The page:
Your favorite brew might become even better, thanks to some clever mathematical simulations.
When it comes to making better coffee, mathematicians are probably not the first people you’d check with — but you might want to reconsider that. Not just because most mathematicians are heavy coffee drinkers themselves, but rather because they can figure out how to make a better brew. Specifically, researchers from the US, UK, Ireland, Australia, and Switzerland are challenging common espresso wisdom about coffee bean grinding.
Common wisdom mandates that you need to grind coffee as fine as possible — this way, the surface area to volume ratio is increased and the water can absorb all the flavor. Coarser ground, on the other hand, would leave you with an imperfect, gritty taste.
But that’s not really true, a new study shows.
“Most people in the coffee industry are using fine-grind settings and lots of coffee beans to get a mix of bitterness and sour acidity that is unpredictable and irreproducible,” says co-senior author Christopher Hendon, a computational chemist at the University of Oregon. “It sounds counterintuitive, but experiments and modeling suggest that efficient, reproducible shots can be accessed by simply using less coffee and grinding it more coarsely.”
Espresso is brewed by pushing hot, high-pressure water through a bed of ground coffee. Espresso machines must balance the delicate interplay between grind setting, coffee mass, and water physical parameters (temperature, pressure, volume).
This is a complex process, and yet we take it for granted almost every day. The American coffee industry alone employs 1.5 million people, producing over $200 billion a year in revenue — a whopping 1.6% percent of the US total GDD is represented by coffee.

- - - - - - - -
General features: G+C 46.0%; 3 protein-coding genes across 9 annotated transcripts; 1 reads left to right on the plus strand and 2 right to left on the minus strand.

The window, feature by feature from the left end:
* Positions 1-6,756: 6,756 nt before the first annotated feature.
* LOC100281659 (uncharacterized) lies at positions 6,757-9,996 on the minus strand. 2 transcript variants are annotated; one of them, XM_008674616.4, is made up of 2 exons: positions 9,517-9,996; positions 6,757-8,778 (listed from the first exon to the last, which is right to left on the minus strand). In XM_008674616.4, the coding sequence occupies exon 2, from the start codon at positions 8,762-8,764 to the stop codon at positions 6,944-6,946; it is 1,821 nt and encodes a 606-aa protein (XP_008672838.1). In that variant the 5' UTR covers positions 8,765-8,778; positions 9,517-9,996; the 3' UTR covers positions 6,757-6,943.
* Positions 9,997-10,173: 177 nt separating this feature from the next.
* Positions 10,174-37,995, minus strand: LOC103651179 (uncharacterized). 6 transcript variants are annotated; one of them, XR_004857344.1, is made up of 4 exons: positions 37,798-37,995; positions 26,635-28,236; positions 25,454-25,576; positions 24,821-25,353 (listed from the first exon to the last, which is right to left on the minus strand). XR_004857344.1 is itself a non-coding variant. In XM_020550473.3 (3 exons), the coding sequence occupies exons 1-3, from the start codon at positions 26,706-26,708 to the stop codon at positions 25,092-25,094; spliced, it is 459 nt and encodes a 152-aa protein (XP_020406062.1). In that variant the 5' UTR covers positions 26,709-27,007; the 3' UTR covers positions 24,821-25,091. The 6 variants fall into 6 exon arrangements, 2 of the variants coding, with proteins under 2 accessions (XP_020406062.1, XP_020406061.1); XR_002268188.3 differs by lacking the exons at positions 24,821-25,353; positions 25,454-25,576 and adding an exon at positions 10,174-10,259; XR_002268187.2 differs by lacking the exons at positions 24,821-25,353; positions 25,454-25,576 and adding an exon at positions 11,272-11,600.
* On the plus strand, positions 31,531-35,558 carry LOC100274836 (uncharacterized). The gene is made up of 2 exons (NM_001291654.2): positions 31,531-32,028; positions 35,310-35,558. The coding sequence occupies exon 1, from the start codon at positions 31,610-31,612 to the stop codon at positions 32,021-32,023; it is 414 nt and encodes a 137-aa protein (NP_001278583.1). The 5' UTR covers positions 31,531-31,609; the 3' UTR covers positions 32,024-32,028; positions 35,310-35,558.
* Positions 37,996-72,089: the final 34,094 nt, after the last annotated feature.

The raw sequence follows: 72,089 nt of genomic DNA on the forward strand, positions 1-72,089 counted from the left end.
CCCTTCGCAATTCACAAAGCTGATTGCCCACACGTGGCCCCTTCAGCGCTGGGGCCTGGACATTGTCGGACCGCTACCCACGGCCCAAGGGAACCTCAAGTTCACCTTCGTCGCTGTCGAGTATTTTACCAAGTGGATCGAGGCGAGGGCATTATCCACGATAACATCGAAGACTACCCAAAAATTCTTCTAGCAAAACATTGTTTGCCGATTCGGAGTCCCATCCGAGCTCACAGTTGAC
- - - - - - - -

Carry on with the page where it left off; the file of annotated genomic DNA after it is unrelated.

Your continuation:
But even when we drink coffee every day, we don’t really think about it. Luckily, Hendon and colleagues did.
Espresso is the most “vulnerable” type of coffee to quality shifts, they write. Simply put, you’re generally safe with most types of coffee, but with espresso, there is a lot of room to go wrong — particularly as there are so many parameters to consider.
Researchers modeled these parameters, and after writing the complex equations and crunching the numbers, it became apparent that things aren’t that simple, and simply saying “finer ground is better” is far from telling the whole story.
Under the barista’s control
Grinding finely, which is the current industry standard, tends to clog the coffee bed, researchers found. This means that a lot of coffee is wasted, and variation is introduced as some grounds are reached by hot water, but others are not.
The good news is that this waste and inhomogeneity can be reduced in a simple way: by changing the coffee/water volume.
“One way to optimize extraction and achieve reproducibility is to grind coarser and use a little less water, while another is to simply reduce the mass of coffee,” Hendon says.
Another intriguing conclusion is that these relatively small changes can help the world make a better, more consistent coffee. The origin of coffee inconsistency has traditionally been attributed to human variations — some baristas are better than others and that’s the end of it. But while there’s certainly some skill associated with being a barista, this is incorrect, as indicated by both the mathematical models and the experimental setup that researchers designed.
Coffee, researchers say, can be done much better — and much more efficiently.
“This study’s mathematical model, paired with experiment, has elucidated that the grinder and water pressure play pivotal roles in achieving beverage reproducibility. We suggest novel brewing protocols that not only reduce beverage variation but also decrease the mass of coffee used per espresso by up to 25%. If widely implemented, this protocol will have significant economic impact and create a more sustainable coffee-consuming future,” the study concludes.